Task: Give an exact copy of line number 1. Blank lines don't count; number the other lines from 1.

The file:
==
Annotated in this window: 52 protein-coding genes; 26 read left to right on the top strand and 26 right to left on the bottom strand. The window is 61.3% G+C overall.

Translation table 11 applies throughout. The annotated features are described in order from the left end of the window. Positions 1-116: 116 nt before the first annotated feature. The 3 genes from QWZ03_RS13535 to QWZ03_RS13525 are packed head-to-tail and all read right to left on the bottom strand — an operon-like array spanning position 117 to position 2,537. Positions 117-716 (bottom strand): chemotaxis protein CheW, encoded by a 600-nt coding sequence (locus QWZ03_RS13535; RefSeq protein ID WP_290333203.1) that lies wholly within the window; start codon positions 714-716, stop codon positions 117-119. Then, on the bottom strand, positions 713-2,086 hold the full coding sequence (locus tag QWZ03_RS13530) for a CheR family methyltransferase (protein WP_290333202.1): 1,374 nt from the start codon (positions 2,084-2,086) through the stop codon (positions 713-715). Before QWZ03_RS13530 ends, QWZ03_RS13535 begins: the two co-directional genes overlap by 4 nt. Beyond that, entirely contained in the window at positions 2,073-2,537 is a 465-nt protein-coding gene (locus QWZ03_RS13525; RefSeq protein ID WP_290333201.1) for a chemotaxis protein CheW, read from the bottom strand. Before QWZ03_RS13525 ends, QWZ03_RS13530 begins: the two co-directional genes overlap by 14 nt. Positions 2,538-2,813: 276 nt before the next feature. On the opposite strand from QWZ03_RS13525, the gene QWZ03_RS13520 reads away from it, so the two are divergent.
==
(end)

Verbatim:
Annotated in this window: 52 protein-coding genes; 26 read left to right on the top strand and 26 right to left on the bottom strand. The window is 61.3% G+C overall.